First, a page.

I was very pleased that we’d managed a good birthday weekend. The following day, however, when I asked him to write thank-you cards for everyone who had given him a present, he refused. Soon enough he lost it altogether and became very aggressive towards me, which surprised me as Glen’s mum was still staying with us and he normally tries to control himself in front of her. She had a quiet word with him later, and told him he mustn’t speak to me or act violently towards me. This seemed to do the trick and thankfully his aggressiveness didn’t spill over to the following days.
Despite my best intentions I haven’t managed to catch up with myself, let alone this blog. I’m going to try to do so in the next few days. There’s a lot to write about! I honestly have no idea how I used to do this on a daily basis – where did I find the time?
I know! No updates for ages. Apologies. Have a lot to write about and I promise to get on with it soon. In the meantime I hope everyone had a nice Christmas.
We had a review of our therapy progress a few days ago. You may have noticed I’ve not been reporting on therapy lately. This is because the post-adoption support agency we’re working with read my comments on this blog (I had to disclose I was writing it as part of the confidentiality agreement) and didn’t feel able to continue with our work unless I stopped reporting on what Robbie says during the sessions. They think it’s a breach of confidentiality, so I agreed not to. This is why I can report on the review, because Robbie wasn’t present. Anyway, the therapists thought we were making progress in some areas, particularly attachment, but there were others that will need further work, such as Robbie’s low self-esteem and his need to be self-reliant, sometimes unable to trust.
It’s now been agreed that we won’t continue with the SAI, which is a relief. The therapists have made arrangements so that we can use some of the funding that had been originally allocated for it to fund further DDP work, which is great. We find it much more useful.
The other thing that the therapists mentioned was the run up to Robbie’s birthday in a few days, and of course Christmas. They stressed how difficult this time is for adopted children, and that the best strategy we can use is to lower our expectations to avoid disappointment. Certainly I’d rather not have a similar experience to last year’s, when Robbie was so focused on what he couldn’t have (his birth family) that he was unable to enjoy what he did have. This is our third Christmas together and for the first time we’re having guests, Robbie’s godparents, stay with us. We’re hoping they’ll be a distraction and Robbie won’t sink into a low mood. There, I’ve done it again, haven’t I? Hoping for a good and peaceful day when we’ve been told to lower our expectations. Well, they do say hope is the last thing that dies…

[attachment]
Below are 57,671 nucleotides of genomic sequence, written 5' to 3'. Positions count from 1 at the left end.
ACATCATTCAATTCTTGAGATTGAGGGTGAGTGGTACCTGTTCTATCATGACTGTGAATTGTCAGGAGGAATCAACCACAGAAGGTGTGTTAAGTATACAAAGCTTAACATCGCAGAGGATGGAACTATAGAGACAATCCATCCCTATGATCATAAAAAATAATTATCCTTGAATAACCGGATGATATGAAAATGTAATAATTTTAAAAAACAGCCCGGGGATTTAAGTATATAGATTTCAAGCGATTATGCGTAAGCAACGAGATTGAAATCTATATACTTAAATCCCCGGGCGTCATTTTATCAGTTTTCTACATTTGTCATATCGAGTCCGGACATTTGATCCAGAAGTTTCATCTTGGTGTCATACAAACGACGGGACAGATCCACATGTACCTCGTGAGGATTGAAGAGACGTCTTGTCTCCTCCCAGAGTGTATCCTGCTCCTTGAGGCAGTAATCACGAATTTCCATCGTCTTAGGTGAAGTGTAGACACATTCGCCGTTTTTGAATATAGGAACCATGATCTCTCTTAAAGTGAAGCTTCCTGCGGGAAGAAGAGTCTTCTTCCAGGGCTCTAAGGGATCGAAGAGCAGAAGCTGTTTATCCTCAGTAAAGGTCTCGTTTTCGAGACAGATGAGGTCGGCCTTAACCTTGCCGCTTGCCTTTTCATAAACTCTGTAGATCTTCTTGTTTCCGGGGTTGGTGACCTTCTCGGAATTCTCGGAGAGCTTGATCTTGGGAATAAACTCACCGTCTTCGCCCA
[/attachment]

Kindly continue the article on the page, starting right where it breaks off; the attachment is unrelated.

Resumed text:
An area where we seem to be making progress lately is the time it takes us to get back to “normal” after a bad episode. It used to be the case that when Robbie felt misunderstood / scared / ashamed he’d stay with the feeling for days on end, as did the behaviours that helped him to externalise those feelings. We had a couple of rough days with Robbie this week and, after the relative calm we’ve had lately, it was scary to see how quickly things seemed to be spiralling towards his old feelings and habits (screaming, hitting, swearing…).
After a huge eruption on Thursday evening, Robbie took himself upstairs and warned us not to go up to try to talk to him. We let him be for 20 minutes and after that he came downstairs ready to apologise. He still blamed me for everything that hadn’t gone his way (that would be a change too far, let’s not run before we can walk), but he had calmed down enough to have a conversation about what happened and be somewhat rational. Afterwards we had a nice bedtime and he’s been fine since.
Another area where I thought I detected a small amount of progress this week was in his understanding of consequences. He missed out on going to Cubs on Thursday because of the way he’d behaved and the things he’d said. Later, when we were discussing the events after he’d calmed down, Robbie went into his default understanding of event through the filter of shame: he didn’t deserve to go to Cubs because he’s bad. I explained for the umpteenth time that we don’t think he’s bad, but his behaviour had been such that it had warranted a consequence, on this occasion not being taken to Cubs. This explanation is usually met by the “well I did the bad behaviour so I must be bad” reply, but it didn’t come this time. Instead he allowed me to explain further and I thought I caught a glimpse of understanding in his eyes. Maybe it was there, maybe it was wishful thinking. After all, just like Robbie had quickly reverted to old habits during the week, so had I: thinking that I couldn’t cope, getting stressed, losing sleep, losing hope about his future… Still, we both seem to have overcome this bump, and it feels good.